Environmental performance tools

Experts also and elaborately explained the government measurement toolbox, including that for the environmental performance of buildings (i.e. Milieu Prestatie Gebouwen). This measurement tool provides each building with an MPG score, which is a valuable benchmark. Madaster also plays a crucial role as an official tool for calculating the MPG. But we also need to point to the impact of, for instance, reuse potential, detachability and embodied carbon. This ‘development’ can also be found in the public debate on timber versus steel, or the MPG score of buildings that contain only new materials versus those constructed using reusable products. Perfect examples of a desired transition that is supported by the sector include the work by DGBC with the Quick Carbon Indicator or by Cirkelstad with Het Nieuwe Normaal.

The future of circular construction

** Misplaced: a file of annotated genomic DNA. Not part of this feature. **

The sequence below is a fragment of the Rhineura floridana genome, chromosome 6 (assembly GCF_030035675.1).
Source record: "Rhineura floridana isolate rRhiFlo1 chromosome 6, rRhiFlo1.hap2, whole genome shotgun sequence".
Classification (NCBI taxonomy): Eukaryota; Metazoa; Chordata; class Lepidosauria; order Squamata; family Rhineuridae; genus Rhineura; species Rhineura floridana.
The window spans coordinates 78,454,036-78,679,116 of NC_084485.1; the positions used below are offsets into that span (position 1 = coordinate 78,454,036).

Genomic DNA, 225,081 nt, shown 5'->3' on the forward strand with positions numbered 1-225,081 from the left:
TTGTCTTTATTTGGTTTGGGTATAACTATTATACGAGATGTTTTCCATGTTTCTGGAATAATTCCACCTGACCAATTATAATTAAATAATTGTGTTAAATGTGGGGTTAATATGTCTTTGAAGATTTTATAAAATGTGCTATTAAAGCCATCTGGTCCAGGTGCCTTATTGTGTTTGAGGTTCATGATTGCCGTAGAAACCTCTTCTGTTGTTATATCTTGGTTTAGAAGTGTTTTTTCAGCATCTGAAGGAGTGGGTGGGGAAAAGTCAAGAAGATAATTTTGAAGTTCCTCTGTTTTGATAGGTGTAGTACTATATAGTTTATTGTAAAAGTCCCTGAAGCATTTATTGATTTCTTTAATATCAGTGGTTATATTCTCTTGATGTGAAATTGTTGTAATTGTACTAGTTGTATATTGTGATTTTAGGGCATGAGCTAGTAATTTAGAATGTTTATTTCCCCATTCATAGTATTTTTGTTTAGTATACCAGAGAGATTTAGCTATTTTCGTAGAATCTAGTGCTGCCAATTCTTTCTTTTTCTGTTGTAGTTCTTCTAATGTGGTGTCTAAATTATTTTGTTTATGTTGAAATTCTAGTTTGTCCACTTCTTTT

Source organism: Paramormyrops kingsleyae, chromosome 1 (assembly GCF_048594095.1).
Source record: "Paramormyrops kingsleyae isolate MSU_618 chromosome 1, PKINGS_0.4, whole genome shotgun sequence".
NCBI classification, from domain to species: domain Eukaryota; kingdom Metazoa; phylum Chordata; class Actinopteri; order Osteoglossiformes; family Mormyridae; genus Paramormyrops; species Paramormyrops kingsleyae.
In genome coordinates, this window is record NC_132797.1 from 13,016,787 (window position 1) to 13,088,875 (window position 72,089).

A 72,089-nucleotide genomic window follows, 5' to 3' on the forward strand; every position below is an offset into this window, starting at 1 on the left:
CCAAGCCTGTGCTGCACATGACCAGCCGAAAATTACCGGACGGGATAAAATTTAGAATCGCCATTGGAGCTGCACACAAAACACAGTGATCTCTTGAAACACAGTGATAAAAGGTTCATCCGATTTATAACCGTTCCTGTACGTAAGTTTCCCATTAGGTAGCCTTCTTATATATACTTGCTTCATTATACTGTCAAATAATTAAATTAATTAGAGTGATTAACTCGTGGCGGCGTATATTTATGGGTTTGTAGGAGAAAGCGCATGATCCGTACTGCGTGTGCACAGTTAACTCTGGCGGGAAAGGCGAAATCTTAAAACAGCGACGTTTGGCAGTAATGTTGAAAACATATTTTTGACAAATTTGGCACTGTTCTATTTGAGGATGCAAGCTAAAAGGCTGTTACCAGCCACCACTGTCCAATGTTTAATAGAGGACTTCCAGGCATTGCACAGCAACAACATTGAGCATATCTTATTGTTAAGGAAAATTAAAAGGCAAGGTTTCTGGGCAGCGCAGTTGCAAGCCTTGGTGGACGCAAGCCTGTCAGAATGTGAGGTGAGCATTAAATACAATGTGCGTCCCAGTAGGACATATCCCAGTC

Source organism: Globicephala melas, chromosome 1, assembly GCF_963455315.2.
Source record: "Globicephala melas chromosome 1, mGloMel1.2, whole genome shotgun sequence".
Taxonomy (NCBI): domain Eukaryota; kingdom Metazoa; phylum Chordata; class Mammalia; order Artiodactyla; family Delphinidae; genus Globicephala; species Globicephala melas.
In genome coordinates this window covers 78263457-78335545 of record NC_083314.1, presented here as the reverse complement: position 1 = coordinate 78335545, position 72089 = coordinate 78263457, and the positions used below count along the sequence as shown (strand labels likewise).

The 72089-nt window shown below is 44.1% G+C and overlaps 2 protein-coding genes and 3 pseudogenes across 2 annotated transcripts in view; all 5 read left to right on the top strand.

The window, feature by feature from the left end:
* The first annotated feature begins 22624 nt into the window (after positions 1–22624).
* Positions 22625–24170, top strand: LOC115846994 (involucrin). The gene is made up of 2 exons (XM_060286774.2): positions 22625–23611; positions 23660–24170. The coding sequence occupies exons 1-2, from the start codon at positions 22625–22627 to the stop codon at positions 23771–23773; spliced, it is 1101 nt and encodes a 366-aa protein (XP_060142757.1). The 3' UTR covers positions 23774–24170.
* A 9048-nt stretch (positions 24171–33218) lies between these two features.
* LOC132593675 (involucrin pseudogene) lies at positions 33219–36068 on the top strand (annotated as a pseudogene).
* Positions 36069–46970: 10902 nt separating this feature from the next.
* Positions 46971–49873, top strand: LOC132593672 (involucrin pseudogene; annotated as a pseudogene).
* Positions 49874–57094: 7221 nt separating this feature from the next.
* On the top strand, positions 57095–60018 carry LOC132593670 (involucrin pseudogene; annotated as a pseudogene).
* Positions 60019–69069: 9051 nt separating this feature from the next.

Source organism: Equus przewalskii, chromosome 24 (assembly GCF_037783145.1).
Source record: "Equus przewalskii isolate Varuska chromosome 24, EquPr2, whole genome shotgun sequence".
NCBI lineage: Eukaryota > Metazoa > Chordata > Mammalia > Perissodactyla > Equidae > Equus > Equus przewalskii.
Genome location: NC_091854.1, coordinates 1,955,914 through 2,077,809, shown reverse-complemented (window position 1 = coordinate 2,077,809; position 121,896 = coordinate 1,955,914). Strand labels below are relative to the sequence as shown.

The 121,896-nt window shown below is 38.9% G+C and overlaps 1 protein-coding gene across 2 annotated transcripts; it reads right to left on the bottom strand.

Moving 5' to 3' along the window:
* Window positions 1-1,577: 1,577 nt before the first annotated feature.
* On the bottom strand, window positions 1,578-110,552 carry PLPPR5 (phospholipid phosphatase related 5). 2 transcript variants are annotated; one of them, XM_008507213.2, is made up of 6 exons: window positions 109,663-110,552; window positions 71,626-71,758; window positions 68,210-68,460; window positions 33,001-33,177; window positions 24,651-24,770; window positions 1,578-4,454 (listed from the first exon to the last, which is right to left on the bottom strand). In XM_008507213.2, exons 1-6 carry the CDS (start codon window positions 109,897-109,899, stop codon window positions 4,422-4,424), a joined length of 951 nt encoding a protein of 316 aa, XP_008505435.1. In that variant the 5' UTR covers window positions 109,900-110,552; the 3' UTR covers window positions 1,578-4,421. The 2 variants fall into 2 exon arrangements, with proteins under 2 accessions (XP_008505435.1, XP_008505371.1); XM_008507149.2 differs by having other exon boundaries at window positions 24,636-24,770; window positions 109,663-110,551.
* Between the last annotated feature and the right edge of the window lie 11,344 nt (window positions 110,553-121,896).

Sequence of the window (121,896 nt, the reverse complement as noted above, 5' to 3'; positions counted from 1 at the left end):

The roundtable session revealed the reality: the Netherlands is at the dawn of a circular construction revolution, ready to maintain and strengthen the country’s leading position. The Netherlands excels in innovation and creativity, drawing global admiration. This is why Dutch circular initiatives are recognised internationally, and why Madaster has the potential to grow not only in Europe but also elsewhere in the world. Experts recognise the economic benefits of circular construction, a sector with great potential both now and into the future. This market is poised to grow, especially if the government contributes to facilitate this development.

The next step

The Dutch Government needs to commit to a forward-looking strategy that focuses on reuse and efficient use of energy and materials, and their incorporation in all policy areas, from research and subsidies to procurement and regulation. It should embrace the impact of financial incentives by actively introducing carbon pricing, increase the impact by seamlessly aligning with digital transformation in design, construction and management, and make digital registration of materials and products mandatory. By being in sync with international and European trends, the country is not only positioning itself at the forefront of circular construction, but is also contributing to the global success of the circular economy.
Let’s shape the future together — a future where sustainability is the norm!